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Circuits Question Node Voltage Method

  1. Dec 26, 2012 #1
    1. The problem statement, all variables and given/known data

    I'm having problems finding the power.

    I should my work to get the node voltages. Apparently they are correct. I showed how I got to those answers as well just in case they were wrong but I don't think they are.

    http://img547.imageshack.us/img547/8812/capturebu.png [Broken]

    2. Relevant equations



    3. The attempt at a solution

    I see from the reference node, which is at a potential of zero, that node 1 is 8 volts higher so...

    [itex]V_{1} = 8[/itex]

    I then write the equations for the rest of the nodes

    [itex]\frac{V_{2} - 8}{3} + \frac{V_{2} - 3 - V_{4}}{4} + \frac{V_{2} - V_{3}}{2} = 0[/itex]
    [itex]\frac{V_{3} - V_{2}}{2} + \frac{V_{3}}{1} + \frac{v_{3} - 6 - V{4}}{3} = 0[/itex]
    [itex]\frac{V_{4} + 3 - V(2)}{4} + \frac{V_{4} + 6 - V{3}}{3} + \frac{V_{4} - V{5}}{2} = 0[/itex]
    [itex]\frac{V_{5} - V{4}}{2} + 2 - 3 = 0[/itex]

    I than simplify these equations

    [itex](\frac{1}{3} + \frac{1}{4} + \frac{1}{2})V_{2} - \frac{1}{2}V_{3} - \frac{1}{4}V_{4} = -( -\frac{8}{3} - \frac{3}{4})[/itex]
    [itex]-\frac{1}{2}V_{2} + (\frac{1}{2} + 1 + \frac{1}{3})V_{3} - \frac{1}{3}V_{4} = -(-\frac{6}{3})[/itex]
    [itex]-\frac{1}{4}V_{2} - \frac{1}{3}V_{3} + (\frac{1}{4} + \frac{1}{3} + \frac{1}{2})V_{4} - \frac{1}{2}V_{5} = -(\frac{3}{4} + \frac{6}{3})[/itex]
    [itex]0V_{2} + 0V_{3} - \frac{1}{2}V_{4} + \frac{1}{2}V_{5} = -(2-3)[/itex]

    I than simplify these equations further

    [itex]\frac{13}{12}V_{2} - \frac{1}{2}V_{3} - \frac{1}{4}V_{4} + 0V_{5} = \frac{41}{12}[/itex]
    [itex]-\frac{1}{2}V_{2} + \frac{11}{6}V_{3} - \frac{1}{3}V_{4} + 0V_{5} = 2[/itex]
    [itex]-\frac{1}{4}V_{2} - \frac{1}{3}V_{3} + \frac{13}{12}V_{4} - \frac{1}{2}V_{5} = -\frac{11}{4}[/itex]
    [itex]0V_{2} + 0V_{3} - \frac{1}{2}V_{4} + \frac{1}{2}V_{5} = 1[/itex]

    I than define matrix A to be

    [itex]\frac{13}{12} -\frac{1}{2} -\frac{1}{4} 0[/itex]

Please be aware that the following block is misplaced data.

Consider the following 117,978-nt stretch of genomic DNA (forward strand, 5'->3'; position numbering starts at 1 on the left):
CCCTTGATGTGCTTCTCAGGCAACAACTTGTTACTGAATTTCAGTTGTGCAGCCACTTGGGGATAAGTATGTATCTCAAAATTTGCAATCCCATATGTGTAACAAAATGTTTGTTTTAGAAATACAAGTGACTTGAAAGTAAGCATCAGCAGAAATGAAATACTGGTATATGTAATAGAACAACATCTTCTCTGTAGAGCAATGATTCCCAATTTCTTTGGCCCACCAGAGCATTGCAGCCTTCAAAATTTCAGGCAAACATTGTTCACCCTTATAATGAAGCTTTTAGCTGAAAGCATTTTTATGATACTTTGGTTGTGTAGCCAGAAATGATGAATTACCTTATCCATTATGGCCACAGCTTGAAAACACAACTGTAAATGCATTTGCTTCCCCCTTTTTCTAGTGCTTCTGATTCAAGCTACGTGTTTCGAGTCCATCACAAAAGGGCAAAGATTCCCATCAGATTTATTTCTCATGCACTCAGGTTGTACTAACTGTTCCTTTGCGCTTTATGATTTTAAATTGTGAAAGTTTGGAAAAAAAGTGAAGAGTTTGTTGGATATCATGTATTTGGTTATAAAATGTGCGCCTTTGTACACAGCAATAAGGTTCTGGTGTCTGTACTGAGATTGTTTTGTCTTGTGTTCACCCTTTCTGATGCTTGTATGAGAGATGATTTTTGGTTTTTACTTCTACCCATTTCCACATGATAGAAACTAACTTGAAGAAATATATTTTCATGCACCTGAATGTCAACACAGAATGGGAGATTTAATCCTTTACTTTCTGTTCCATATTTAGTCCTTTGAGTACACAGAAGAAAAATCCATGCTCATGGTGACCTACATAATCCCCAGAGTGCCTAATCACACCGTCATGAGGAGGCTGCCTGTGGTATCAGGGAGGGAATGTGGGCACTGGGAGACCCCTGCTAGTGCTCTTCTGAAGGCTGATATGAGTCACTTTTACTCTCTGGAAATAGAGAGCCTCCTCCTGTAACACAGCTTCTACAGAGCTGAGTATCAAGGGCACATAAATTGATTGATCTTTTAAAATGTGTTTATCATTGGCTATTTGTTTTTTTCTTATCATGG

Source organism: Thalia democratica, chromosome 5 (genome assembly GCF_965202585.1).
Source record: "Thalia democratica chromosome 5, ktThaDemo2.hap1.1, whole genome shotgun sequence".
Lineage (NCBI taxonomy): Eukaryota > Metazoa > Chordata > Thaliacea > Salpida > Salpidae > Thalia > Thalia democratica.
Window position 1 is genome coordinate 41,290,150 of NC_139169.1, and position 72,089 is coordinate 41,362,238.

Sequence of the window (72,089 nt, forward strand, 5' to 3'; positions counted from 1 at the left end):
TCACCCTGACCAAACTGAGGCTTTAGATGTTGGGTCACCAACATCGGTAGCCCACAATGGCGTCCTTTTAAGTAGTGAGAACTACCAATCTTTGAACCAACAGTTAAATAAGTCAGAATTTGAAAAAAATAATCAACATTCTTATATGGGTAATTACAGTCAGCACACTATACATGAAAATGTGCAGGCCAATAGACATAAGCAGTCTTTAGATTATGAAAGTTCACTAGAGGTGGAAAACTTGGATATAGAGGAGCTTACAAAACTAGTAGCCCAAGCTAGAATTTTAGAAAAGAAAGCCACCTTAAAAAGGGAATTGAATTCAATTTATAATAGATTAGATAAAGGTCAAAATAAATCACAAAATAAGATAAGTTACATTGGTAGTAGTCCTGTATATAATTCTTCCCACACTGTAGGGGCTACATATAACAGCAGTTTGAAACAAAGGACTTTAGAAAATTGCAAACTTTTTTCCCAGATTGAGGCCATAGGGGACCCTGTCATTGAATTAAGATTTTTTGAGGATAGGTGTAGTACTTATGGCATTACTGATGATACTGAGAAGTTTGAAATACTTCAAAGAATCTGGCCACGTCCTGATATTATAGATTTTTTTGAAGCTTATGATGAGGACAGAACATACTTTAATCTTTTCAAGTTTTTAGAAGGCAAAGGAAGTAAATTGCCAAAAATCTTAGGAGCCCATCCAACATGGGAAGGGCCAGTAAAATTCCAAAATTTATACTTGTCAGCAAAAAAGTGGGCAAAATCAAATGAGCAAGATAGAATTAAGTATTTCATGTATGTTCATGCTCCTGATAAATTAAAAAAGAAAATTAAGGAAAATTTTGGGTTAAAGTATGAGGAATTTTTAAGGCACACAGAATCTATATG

[itex]-\frac{1}{2} \frac{11}{6} -\frac{1}{3} 0[/itex]
    [itex]-\frac{1}{4} -\frac{1}{3} \frac{13}{12} -\frac{1}{2}[/itex]
    [itex]0 0 -\frac{1}{2} \frac{1}{2}[/itex]

    I than define matrix B to be

    [itex]\frac{41}{12}[/itex]
    [itex]2[/itex]
    [itex]-\frac{11}{4}[/itex]
    [itex]1[/itex]

    I than do

    [itex]C = A^{-1}B[/itex]
    C = 4.22
    2.26
    .1
    2.1

    So

    [itex]V_{1} = 8[/itex]
    [itex]V_{2} = 4.22[/itex]
    [itex]V_{3} = 2.26[/itex]
    [itex]V_{4} = .1[/itex]
    [itex]V_{5} = 2.1[/itex]

    Then

    [itex]I_{x} = \frac{V{2} - V_{1}}{3} = \frac{4.22 - 8}{3} = -1.26[/itex]
    [itex]I_{y} = \frac{V_{3}}{1} = 2.26[/itex]
    [itex]I_{z} = \frac{V_{4} - V_{5}}{2} = \frac{.1-2.1}{2} = -1[/itex]

    The answer key says

    [itex]I_{x} = -1.26[/itex]
    [itex]I_{y} = 2.26[/itex]
    [itex]I_{z} = -1[/itex]


    So I guess I'm close within round off error

    However for

    [itex]P_{6V} = IV = \frac{V_{3}-V_{4}}{3}6 = \frac{2.26 - .1 - 6}{3}6 = -7.68[/itex]

    The answer key says

    [itex]P_{6V} = (-1.28)(6) = -7.68[/itex]

    The answer key used the mesh current method. I don't like the mesh current method and try to use the node voltage method always. Either way I should still get the same answer which I don't. I'm not exactly sure why I don't. Thanks for any help.
     
    Last edited by a moderator: May 6, 2017
  2. jcsd
  3. Dec 26, 2012 #2

    gneill

    User Avatar

    Staff: Mentor

    Recheck the coefficient for V4 in the above equation. Everything else looks okay to this point.
     
    Last edited by a moderator: May 6, 2017
  4. Dec 26, 2012 #3
    Never mind I figured it out
     
  5. Dec 26, 2012 #4
    Oh. For the final answer for the power. I forgot to subtract 6

    ((2.236-6-.016)/3)6 = -7.56

    let me check the coeffecent for V4
     
  6. Dec 26, 2012 #5
    ok i got it thanks
     
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